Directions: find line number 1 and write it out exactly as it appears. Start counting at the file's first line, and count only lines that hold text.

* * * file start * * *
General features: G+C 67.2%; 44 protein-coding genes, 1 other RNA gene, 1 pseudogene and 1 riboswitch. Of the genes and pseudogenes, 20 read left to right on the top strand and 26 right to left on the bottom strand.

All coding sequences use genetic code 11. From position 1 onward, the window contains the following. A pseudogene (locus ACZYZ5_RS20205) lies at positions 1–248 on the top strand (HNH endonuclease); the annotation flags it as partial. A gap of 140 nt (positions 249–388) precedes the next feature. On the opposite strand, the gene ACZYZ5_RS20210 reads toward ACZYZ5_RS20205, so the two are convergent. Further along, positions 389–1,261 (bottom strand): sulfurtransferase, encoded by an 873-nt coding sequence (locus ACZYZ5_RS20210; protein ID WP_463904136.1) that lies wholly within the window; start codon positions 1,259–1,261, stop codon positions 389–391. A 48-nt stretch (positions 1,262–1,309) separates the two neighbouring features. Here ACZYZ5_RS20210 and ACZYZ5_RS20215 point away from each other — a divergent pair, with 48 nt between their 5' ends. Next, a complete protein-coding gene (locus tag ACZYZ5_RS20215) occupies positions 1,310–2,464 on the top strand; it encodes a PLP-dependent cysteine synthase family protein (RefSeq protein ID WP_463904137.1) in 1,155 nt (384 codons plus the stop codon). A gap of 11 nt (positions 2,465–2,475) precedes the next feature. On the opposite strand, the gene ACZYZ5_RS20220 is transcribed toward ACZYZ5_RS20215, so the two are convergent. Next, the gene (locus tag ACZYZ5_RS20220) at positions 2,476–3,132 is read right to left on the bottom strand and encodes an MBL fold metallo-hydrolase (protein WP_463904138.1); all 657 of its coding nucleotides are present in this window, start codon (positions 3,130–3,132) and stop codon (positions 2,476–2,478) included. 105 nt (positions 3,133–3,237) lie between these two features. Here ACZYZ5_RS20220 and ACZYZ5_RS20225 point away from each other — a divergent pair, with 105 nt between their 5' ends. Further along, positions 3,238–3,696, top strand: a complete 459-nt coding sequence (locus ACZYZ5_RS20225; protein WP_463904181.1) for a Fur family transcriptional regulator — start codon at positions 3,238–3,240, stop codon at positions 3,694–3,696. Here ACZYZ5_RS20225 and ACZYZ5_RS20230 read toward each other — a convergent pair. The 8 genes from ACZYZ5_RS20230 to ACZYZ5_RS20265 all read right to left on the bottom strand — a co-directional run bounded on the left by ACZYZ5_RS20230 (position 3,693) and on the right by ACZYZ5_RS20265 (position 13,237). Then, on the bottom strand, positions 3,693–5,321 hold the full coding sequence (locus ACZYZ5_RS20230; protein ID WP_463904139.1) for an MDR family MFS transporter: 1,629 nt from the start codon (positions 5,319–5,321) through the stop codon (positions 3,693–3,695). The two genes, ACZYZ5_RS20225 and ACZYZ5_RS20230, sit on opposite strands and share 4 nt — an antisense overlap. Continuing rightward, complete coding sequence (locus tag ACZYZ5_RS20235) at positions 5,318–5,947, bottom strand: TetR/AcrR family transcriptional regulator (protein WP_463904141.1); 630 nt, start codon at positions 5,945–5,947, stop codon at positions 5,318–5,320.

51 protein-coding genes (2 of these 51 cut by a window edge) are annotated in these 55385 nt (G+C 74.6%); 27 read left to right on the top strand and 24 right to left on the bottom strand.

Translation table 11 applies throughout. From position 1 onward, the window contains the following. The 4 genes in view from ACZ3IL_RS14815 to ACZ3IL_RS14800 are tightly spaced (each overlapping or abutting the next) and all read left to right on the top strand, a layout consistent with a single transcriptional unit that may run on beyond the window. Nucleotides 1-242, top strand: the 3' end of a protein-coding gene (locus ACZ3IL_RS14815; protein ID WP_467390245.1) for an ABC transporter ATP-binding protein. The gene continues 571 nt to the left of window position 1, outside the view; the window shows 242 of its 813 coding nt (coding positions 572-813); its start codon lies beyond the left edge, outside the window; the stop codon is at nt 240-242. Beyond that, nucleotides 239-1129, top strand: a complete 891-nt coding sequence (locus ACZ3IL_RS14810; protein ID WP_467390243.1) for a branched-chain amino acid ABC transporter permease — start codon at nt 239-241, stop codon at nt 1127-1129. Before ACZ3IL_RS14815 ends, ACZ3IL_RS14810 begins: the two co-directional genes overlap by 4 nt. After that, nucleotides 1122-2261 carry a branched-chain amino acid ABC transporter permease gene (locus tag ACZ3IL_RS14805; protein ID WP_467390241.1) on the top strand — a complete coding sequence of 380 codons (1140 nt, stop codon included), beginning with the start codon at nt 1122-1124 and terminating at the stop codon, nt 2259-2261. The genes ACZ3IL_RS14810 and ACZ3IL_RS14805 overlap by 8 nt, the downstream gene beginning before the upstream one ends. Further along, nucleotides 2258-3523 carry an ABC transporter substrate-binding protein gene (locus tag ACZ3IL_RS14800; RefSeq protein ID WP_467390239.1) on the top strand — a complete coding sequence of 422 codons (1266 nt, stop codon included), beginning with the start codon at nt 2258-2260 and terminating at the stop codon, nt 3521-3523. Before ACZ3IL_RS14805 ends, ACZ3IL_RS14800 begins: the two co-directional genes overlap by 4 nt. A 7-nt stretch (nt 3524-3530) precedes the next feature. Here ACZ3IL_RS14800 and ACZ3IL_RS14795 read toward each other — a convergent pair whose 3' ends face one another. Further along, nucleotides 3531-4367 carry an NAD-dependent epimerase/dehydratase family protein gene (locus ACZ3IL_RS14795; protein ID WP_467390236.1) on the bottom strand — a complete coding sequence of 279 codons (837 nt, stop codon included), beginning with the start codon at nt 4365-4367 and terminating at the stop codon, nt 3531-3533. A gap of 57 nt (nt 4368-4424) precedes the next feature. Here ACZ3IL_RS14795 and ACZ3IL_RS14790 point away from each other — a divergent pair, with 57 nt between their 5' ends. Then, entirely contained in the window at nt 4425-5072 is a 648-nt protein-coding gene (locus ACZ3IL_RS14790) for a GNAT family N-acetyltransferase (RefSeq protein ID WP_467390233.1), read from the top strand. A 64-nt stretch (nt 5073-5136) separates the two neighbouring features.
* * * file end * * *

General features: G+C 67.2%; 44 protein-coding genes, 1 other RNA gene, 1 pseudogene and 1 riboswitch. Of the genes and pseudogenes, 20 read left to right on the top strand and 26 right to left on the bottom strand.